Essential Oils in Skincare - Good or Bad?
by Smart Social Media Collaborator on Dec 15, 2018
Essential oils are aromatic liquid extracts from plants. They are volatile, meaning they will evaporate easily from a liquid to a vapour. They contain the true essence of the plant. Essential oils are very concentrated and a little goes a long way.
Usually, essential oils are extracted from the plant by steam or water distillation or in the case of the citrus essential oils by cold pressing. Our native New Zealand essential oils of Manuka and Kanuka are steam distilled from the leaves and twigs.
Essential oils come from all parts of a plant. Examples are Ginger from the root, Frankincense from the resin, Juniper from the berry, Fennel from the seed. Isn’t nature amazing! The Orange tree is particularly clever – it produces Petitgrain from the leaf, Neroli from the flower, and Orange from the fruit.
The chemical constituents of essential oils are complex. They provide both the aroma and the therapeutic benefits of each oil. By mixing 3 or 4 essential oils together, in what we call a synergy blend, a very powerful effect can be created for physical or emotional needs.
You need to know that there's no governmental agency or generally accepted organisation "grades" or "certifies" essential oils as "therapeutic grade," "medicinal grade," or "aromatherapy grade". There is no formally approved grading standard used consistently throughout the essential oil industry.
Be aware that essential oils are not the same as fragrant oils. Essential oils come from true plant sources and have naturally occurring chemical components. Fragrance oils, or perfume oils, are artificially created – they contain synthetic chemicals and do not have the therapeutic benefits of 100% pure and natural essential oils.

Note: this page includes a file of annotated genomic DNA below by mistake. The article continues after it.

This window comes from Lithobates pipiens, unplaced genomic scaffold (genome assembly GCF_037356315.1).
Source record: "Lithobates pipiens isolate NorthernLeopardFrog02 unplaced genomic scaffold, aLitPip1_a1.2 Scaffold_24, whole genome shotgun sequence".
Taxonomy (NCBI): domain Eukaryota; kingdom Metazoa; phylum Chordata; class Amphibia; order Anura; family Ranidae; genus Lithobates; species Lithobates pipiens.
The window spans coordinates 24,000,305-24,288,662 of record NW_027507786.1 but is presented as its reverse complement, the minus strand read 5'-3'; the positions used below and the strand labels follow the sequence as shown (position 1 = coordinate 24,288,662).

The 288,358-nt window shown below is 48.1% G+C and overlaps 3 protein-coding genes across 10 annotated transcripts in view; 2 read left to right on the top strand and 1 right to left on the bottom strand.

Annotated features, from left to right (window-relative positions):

Essential oils do not feel “oily” to the touch. Most are clear in colour, some like Orange and Patchouli are yellow-amber, German Chamomile is blue. They can vary greatly in price. Some are expensive because the plant is rare, or it may take a lot of plant material to extract the oil. Rose is a good example – it takes 30 or 40 roses to produce a single drop of Rose essential oil.
When buying essential oils choose from a supplier you trust. Look for small amber, blue or green glass bottles, not clear, with a dripulator insert. Look for a “use by” date, the botanical name, directions for use and safety information. Look for the concentration of the essential oil. It is common for the more expensive oils to be diluted in Jojoba Oil, but the label must say so. Store your essential oils in a cool, dark, dry place (not the refrigerator).
When choosing essential oils for your personal use go for aromas that really appeal to you. Your best friend’s favourite aroma can be very different from the one you prefer or need. Listen to your instincts – an essential oil which particularly draws your attention is usually the right one for you at that time.
It is very important to know when using essential oils to never apply them directly to the skin.
Essential oils are not problematic for everyone, but people with sensitive skin, to be safe, should avoid topical application.
This aromatic world offers wonderful treasures. Indulge and enjoy!